I'm appalled and amazed at the same time. I'm apmazed. It's not even a word, but I think a situation like this requires the invention of new words, although harsher ones are probably more fitting. You see, after an amazing DjangoCon Europe, I arrived home to a few odd Skype messages from Guan Yang with a dead link to his blog (http://guan.dk/skypetest) and a comment saying "let's see if they crawl this."
Today, Guan explained the reason for the weird link; an alleged back door in Skype has been discovered, in which Skype or Microsoft will make an HTTP
HEAD request to any link exchanged in Skype chats. While both the author of the above mailing list post, Adam Back, and The H Security have confirmed the back door, I was still shocked when Guan later dumped the following from his access log:
22.214.171.124 - - [20/May/2013:13:04:11 +0000] "HEAD /skypetest HTTP/1.1" 404 - "-" "-" "guan.dk" "guan.dk"
Performing a reverse lookup of the requesting IP address returns an AS number, AS8075, which Microsoft have been the proud owners of since 1997. According to The H Security, Skype responded with the following explanation for the behaviour to the German security company, heise online:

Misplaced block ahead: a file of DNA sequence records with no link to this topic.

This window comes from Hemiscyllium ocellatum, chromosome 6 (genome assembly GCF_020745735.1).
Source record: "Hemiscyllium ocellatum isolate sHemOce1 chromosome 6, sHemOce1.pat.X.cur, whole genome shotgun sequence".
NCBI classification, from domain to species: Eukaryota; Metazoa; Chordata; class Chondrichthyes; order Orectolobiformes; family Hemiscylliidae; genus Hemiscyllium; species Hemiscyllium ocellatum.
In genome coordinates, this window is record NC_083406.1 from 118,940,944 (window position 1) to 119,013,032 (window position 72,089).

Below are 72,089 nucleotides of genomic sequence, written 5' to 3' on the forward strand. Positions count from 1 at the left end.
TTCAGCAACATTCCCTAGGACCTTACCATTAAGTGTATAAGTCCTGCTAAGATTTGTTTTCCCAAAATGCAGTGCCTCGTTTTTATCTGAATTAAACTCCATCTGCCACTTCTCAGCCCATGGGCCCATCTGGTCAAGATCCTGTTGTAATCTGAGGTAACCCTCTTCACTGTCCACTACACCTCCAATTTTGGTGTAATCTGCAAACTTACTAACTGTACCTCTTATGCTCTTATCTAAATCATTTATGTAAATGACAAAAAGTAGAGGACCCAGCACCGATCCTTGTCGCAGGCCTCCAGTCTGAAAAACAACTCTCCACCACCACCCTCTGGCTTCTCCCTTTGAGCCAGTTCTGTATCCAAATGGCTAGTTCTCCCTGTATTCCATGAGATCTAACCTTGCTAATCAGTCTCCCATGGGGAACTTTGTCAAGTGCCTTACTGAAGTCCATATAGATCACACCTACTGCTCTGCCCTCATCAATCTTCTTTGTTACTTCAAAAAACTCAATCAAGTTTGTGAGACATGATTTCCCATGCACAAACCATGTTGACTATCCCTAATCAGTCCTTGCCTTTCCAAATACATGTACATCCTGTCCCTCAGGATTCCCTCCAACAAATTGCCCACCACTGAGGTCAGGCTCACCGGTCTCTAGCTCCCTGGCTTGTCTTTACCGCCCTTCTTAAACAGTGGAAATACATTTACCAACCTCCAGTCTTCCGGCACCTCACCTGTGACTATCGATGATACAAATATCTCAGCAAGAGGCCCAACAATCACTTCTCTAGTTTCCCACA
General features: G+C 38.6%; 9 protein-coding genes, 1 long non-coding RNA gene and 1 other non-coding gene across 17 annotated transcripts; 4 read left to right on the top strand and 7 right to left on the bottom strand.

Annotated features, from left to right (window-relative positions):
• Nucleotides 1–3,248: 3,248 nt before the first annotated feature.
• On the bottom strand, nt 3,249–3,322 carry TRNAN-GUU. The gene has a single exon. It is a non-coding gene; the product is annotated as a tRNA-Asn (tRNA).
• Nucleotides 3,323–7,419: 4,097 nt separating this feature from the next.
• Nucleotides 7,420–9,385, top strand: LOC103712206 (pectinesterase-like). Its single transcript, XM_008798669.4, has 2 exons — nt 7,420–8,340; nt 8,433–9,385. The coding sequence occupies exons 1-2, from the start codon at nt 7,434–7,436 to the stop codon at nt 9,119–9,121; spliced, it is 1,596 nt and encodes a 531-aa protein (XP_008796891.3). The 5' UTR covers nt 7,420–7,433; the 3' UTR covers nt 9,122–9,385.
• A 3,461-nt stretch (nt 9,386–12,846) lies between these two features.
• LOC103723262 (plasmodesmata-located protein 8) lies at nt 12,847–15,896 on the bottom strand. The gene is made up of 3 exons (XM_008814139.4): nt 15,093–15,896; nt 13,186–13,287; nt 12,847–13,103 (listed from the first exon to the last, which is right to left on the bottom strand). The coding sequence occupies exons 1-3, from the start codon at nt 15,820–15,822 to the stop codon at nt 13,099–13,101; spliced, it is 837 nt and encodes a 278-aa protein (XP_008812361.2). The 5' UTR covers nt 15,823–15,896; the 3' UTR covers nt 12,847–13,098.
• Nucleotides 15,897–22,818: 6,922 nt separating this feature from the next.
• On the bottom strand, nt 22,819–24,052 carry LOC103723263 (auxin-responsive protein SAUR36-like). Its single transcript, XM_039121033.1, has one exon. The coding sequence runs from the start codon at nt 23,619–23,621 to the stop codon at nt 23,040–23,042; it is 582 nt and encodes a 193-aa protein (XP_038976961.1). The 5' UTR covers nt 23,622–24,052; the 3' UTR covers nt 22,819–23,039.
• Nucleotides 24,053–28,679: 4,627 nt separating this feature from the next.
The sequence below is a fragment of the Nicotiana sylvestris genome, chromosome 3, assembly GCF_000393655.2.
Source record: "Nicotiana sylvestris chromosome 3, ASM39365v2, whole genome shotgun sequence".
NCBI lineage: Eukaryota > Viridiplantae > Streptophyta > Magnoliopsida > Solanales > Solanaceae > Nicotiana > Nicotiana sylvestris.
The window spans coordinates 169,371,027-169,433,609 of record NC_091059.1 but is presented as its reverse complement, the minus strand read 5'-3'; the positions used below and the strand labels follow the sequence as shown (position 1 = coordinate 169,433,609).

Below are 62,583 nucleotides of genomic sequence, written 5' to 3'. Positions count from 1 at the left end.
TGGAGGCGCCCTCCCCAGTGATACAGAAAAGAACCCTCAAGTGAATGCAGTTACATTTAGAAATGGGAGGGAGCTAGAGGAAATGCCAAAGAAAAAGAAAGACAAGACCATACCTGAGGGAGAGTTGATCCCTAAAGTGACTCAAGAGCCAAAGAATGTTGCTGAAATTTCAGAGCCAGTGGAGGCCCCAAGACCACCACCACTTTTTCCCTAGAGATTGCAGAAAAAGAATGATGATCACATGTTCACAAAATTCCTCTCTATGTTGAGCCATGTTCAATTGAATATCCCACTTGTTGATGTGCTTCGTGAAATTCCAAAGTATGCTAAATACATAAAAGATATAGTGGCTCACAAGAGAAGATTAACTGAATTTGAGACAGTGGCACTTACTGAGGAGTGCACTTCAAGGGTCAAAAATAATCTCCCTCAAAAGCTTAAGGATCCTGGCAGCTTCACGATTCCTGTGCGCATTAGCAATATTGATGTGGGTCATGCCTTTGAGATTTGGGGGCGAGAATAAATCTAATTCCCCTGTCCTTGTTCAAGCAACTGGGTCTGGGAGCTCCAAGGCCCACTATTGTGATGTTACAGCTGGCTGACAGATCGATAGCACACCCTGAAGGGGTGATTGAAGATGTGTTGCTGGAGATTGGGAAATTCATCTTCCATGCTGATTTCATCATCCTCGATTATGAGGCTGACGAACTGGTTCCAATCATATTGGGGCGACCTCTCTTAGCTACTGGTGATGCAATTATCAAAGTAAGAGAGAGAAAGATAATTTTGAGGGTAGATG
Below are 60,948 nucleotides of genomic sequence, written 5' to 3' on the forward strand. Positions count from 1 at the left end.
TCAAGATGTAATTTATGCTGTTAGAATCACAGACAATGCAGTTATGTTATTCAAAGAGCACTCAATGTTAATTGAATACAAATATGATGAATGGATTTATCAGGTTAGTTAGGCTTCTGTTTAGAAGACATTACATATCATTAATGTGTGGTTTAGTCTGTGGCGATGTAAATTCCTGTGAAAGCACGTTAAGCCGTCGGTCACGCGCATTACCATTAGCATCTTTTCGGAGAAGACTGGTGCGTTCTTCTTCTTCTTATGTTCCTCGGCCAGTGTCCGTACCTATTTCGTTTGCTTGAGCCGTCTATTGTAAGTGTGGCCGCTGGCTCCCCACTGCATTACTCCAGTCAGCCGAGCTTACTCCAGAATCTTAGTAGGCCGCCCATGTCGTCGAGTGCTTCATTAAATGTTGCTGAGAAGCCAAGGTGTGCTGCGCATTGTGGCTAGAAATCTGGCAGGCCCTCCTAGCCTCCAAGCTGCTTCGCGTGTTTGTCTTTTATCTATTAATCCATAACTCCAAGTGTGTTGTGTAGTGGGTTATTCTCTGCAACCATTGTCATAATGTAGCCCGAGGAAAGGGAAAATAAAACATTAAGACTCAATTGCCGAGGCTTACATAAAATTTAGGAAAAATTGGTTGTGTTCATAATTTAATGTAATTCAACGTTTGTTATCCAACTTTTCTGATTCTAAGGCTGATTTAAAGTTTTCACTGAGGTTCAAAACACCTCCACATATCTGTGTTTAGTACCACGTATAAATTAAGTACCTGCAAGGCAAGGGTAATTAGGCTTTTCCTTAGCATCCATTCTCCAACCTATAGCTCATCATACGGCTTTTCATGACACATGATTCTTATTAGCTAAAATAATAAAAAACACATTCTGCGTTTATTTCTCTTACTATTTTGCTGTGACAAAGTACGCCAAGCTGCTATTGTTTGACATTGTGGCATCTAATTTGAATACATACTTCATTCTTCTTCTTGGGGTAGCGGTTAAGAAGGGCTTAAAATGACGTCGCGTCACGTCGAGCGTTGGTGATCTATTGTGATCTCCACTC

"Skype may use automated scanning within Instant Messages and SMS to (a) identify suspected spam and/or (b) identify URLs that have been previously flagged as spam, fraud, or phishing links."
While the above legalese may indeed legally justify the request, I as a user feel absolutely violated that a large corporation like Microsoft will take links that I send in all privacy to my friends and make requests to the same URLs. Worst of all, under the pretence that all Skype communications are encrypted, I'm pretty sure that a fair number of sensitive URLs have been exchanged over the years. It wouldn't be a far fetched thought for someone to have constructed a, say OAuth 2.0-esque URL which, when requested, would result in the deletion of a resource, as an example to a colleague. Many web servers do not distinguish between
GET or even
POST requests, so, Microsoft's behaviour alone may actually wreck havoc. And I'm pretty sure, that this is even a way too complicated example of how this could be abused, especially considering how arbitrary tokens are thrown around these days. I know that you should always do things perfectly and securely, but, as the world has proven time and time again, no one ever does. Microsoft, of all people‚ should know this, which makes their actions even more apmazing and disgusting at the same time.